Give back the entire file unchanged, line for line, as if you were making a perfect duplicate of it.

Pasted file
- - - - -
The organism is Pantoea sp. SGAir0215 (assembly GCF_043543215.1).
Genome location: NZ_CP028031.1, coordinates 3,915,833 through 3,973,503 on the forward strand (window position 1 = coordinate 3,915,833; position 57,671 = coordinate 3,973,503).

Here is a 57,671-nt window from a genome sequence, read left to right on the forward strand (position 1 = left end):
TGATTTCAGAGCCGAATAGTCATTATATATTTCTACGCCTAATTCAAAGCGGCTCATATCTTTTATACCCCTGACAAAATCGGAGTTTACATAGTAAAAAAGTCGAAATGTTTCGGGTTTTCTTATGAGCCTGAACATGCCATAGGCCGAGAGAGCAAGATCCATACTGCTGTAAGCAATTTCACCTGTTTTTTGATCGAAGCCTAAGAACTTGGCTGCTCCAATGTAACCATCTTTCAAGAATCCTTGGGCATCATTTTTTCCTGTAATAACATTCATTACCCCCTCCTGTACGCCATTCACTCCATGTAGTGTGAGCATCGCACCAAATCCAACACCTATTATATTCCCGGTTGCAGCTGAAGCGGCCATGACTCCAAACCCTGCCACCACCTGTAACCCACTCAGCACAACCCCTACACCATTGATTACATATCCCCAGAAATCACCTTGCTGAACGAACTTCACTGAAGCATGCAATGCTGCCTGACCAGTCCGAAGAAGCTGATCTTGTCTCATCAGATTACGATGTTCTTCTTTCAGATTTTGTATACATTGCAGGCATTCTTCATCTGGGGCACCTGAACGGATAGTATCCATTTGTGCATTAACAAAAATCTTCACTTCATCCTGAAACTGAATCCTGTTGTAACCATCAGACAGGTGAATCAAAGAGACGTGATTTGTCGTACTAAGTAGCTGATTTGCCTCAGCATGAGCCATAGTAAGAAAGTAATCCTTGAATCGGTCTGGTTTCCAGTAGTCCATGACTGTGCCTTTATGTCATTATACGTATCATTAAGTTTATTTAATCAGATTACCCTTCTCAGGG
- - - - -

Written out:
The organism is Pantoea sp. SGAir0215 (assembly GCF_043543215.1).
Genome location: NZ_CP028031.1, coordinates 3,915,833 through 3,973,503 on the forward strand (window position 1 = coordinate 3,915,833; position 57,671 = coordinate 3,973,503).

Here is a 57,671-nt window from a genome sequence, read left to right on the forward strand (position 1 = left end):
TGATTTCAGAGCCGAATAGTCATTATATATTTCTACGCCTAATTCAAAGCGGCTCATATCTTTTATACCCCTGACAAAATCGGAGTTTACATAGTAAAAAAGTCGAAATGTTTCGGGTTTTCTTATGAGCCTGAACATGCCATAGGCCGAGAGAGCAAGATCCATACTGCTGTAAGCAATTTCACCTGTTTTTTGATCGAAGCCTAAGAACTTGGCTGCTCCAATGTAACCATCTTTCAAGAATCCTTGGGCATCATTTTTTCCTGTAATAACATTCATTACCCCCTCCTGTACGCCATTCACTCCATGTAGTGTGAGCATCGCACCAAATCCAACACCTATTATATTCCCGGTTGCAGCTGAAGCGGCCATGACTCCAAACCCTGCCACCACCTGTAACCCACTCAGCACAACCCCTACACCATTGATTACATATCCCCAGAAATCACCTTGCTGAACGAACTTCACTGAAGCATGCAATGCTGCCTGACCAGTCCGAAGAAGCTGATCTTGTCTCATCAGATTACGATGTTCTTCTTTCAGATTTTGTATACATTGCAGGCATTCTTCATCTGGGGCACCTGAACGGATAGTATCCATTTGTGCATTAACAAAAATCTTCACTTCATCCTGAAACTGAATCCTGTTGTAACCATCAGACAGGTGAATCAAAGAGACGTGATTTGTCGTACTAAGTAGCTGATTTGCCTCAGCATGAGCCATAGTAAGAAAGTAATCCTTGAATCGGTCTGGTTTCCAGTAGTCCATGACTGTGCCTTTATGTCATTATACGTATCATTAAGTTTATTTAATCAGATTACCCTTCTCAGGG